There are some striking examples of self-dealing from "nonprofit" law firms in fact.

        reply to this | link to this | view in chronology ]

    • identicon
      Anonymous Coward, 24 Dec 2018 @ 11:12am

      Re:

      but of competing works, which devalues the industry as a whole to the point of becoming a hobby.

      So in your world view, corporations should decide which few creators get published, for the profit of corporations. Those not chosen end up wasting their time, regardless of the quality of their work. Besides which there are more people making a living from their creativity than ever before, and you wish to deny the majority of those the opportunity to do so, so that corporations can stay profitable.

      I doubt lawyers would accept having the practice of law reduced to a hobby by those with a "passion" for the law.

      Not relevant, as mistakes in law practice, like medicine, can have serious consequences for peoples lives. Wasting a few dollars on bad content is not is the same category as losing ones life savings from bad legal advice.

      reply to this | link to this | view in chronology ]

      • identicon
        Anonymous Coward, 24 Dec 2018 @ 12:49pm

        Re: Re:

        We already let nonattorneys and nurses perform functions which were once only allowed by doctors and lawyers. Mexican paralegals use the internet to devalue law degrees.

        Doctors and lawyers overcharge and make many mistakes. one could attack them just as easily as they attack rightsholders who are corporations.

        In fact, since there is no harm in NOT infringing on copyright, there's little justification for doing so. A nurse might save a life.

        reply to this | link to this | view in chronology ]

        • icon
          Stephen T. Stone (profile), 24 Dec 2018 @ 1:40pm

          Re: Re: Re:

          We already let nonattorneys and nurses perform functions which were once only allowed by doctors and lawyers.

          And we “let” those people perform those functions in an official capacity because they have been trained to perform those functions. We call that “delegation”.

          there is no harm in NOT infringing on copyright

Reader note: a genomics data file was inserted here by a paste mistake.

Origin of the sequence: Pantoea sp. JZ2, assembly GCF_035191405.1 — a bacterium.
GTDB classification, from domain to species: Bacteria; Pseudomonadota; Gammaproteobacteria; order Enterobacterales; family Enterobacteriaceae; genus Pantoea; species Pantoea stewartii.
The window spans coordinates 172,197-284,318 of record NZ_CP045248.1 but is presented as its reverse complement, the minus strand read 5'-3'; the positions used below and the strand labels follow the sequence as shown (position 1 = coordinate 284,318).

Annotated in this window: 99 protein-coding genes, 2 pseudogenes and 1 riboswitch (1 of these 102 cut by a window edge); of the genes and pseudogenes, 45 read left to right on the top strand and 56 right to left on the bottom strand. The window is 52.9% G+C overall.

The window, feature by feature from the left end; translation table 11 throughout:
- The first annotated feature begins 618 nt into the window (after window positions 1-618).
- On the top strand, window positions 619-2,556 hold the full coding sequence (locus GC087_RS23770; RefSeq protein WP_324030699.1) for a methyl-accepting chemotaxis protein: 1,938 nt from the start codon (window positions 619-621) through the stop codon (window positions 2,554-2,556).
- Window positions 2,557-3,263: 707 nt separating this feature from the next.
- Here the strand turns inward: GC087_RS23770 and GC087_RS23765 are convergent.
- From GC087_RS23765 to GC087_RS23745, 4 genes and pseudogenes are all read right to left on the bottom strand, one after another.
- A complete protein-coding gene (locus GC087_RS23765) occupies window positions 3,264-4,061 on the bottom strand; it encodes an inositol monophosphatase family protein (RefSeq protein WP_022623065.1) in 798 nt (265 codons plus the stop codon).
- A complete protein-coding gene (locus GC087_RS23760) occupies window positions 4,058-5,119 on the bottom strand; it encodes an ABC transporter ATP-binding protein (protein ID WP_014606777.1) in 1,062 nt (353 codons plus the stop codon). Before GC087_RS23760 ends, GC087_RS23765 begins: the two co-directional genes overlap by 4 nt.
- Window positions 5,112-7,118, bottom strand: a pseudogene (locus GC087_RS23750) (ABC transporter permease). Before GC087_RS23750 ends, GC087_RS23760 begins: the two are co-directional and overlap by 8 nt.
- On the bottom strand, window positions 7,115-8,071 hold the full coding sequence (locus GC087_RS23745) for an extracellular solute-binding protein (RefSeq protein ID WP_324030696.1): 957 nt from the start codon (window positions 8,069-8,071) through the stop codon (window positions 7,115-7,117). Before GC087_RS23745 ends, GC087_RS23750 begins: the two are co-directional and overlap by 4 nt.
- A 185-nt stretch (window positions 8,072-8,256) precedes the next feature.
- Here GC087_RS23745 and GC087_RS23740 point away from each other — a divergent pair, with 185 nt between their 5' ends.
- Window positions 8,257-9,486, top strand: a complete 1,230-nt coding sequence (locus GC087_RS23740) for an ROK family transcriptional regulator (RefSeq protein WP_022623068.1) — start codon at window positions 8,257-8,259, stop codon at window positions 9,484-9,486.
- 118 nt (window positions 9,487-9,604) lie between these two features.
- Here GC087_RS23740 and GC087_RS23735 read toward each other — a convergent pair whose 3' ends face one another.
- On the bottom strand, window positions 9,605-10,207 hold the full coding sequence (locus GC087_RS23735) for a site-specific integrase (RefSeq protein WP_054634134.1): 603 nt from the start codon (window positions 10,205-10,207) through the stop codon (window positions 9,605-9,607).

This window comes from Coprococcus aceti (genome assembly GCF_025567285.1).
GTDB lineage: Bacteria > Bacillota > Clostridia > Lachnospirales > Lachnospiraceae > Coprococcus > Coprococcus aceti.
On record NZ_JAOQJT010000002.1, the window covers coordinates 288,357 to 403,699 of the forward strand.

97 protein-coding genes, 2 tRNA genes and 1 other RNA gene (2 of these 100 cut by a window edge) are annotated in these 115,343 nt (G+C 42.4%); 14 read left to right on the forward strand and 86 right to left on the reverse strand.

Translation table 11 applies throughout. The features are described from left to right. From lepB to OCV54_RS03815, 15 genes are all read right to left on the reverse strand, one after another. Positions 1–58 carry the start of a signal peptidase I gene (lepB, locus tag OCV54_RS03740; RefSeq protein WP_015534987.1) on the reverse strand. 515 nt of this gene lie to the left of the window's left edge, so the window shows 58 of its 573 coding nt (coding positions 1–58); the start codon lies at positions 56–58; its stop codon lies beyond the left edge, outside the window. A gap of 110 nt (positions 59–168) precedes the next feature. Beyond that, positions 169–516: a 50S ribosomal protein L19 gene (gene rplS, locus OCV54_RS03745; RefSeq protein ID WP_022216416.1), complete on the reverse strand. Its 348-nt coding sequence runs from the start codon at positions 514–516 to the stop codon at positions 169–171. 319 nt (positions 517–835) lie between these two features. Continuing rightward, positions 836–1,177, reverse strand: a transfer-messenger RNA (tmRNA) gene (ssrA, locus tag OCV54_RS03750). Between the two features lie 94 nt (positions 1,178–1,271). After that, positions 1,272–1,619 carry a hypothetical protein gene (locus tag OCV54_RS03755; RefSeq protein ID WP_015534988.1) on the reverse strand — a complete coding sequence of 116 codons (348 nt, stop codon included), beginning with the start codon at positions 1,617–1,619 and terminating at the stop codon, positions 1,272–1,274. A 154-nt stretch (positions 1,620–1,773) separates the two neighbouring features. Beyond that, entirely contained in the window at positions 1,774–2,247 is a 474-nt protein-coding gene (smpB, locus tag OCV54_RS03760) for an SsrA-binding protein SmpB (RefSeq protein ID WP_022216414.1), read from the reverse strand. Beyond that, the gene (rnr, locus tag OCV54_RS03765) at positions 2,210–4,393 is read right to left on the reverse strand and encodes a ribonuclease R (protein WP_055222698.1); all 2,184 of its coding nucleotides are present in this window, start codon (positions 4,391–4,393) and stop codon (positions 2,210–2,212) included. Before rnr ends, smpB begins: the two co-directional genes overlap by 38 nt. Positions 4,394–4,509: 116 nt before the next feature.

Other than commercial infringement, there is no provable, tangible harm in infringing on copyright. Warner Bros. does not lose money if I watch some rando’s montage of clips from Batman: The Animated Series.

          there's little justification for doing so

          There is also little justification for using copyright as a tool for censoring free speech, and yet…

          reply to this | link to this | view in chronology ]

          • icon
            That One Guy (profile), 25 Dec 2018 @ 2:31am

            Re: Re: Re: Re:

            Other than commercial infringement, there is no provable, tangible harm in infringing on copyright. Warner Bros. does not lose money if I watch some rando’s montage of clips from Batman: The Animated Series.

            More than a lack of demonstrable harm because of copyright infringement, there is actually a harm for not infringing, in the sense that if society in general actually did care about copyright it would cause serious harm to culture in that vast amounts would simply not exist.

            Mash-ups, fanfic/pics, the simple act of people sharing a pieces of culture in the form of a song, video or pic with a friend or family member... vast amounts of social interaction and creativity would be negatively impacted if copyright infringement were to be avoided entirely by society, making it all the more obvious, and good, that for the most part people simple don't care about whether or not an act violates copyright.

            There is also little justification for using copyright as a tool for censoring free speech, and yet…

            That depends on how you define 'justification'. 'It's very effective at it and carries little to no risk to use for that goal' for example would seem to provide plenty of justification to use that particular tool towards that particular end.

            reply to this | link to this | view in chronology ]

        • identicon
          Anonymous Coward, 26 Dec 2018 @ 12:04am

          Re: Re: Re:

          Now we know how John Smith spends his Christmas. He worries about copyright! Not surprising, people singing public domain carols makes him shit himself since he doesn't believe in the public domain.

          reply to this | link to this | view in chronology ]

    • identicon
      Anonymous Coward, 26 Dec 2018 @ 12:07am

      Re:

      Based on the judge's and your logic, the DMCA should be terminated since they didn't actually punish false notice filers, right?

      reply to this | link to this | view in chronology ]


Add Your Comment

Have a Techdirt Account? Sign in now. Want one? Register here
Get Techdirt’s Daily Email
Use markdown for basic formatting. HTML is no longer supported.
  Save me a cookie
Close
Have a Techdirt Account? Sign in now. Want one? Register here
Get Techdirt’s Daily Email
Use markdown for basic formatting. HTML is no longer supported.
  Save me a cookie
Follow Techdirt
Techdirt Gear
Shop Now: Techdirt Logo Gear
Advertisement
Report this ad  |  Hide Techdirt ads
Essential Reading
Techdirt Deals
Report this ad  |  Hide Techdirt ads
Techdirt Insider Chat
Advertisement
Report this ad  |  Hide Techdirt ads
Recent Stories
Advertisement
Report this ad  |  Hide Techdirt ads

Close

Email This

This feature is only available to registered users. Register or sign in to use it.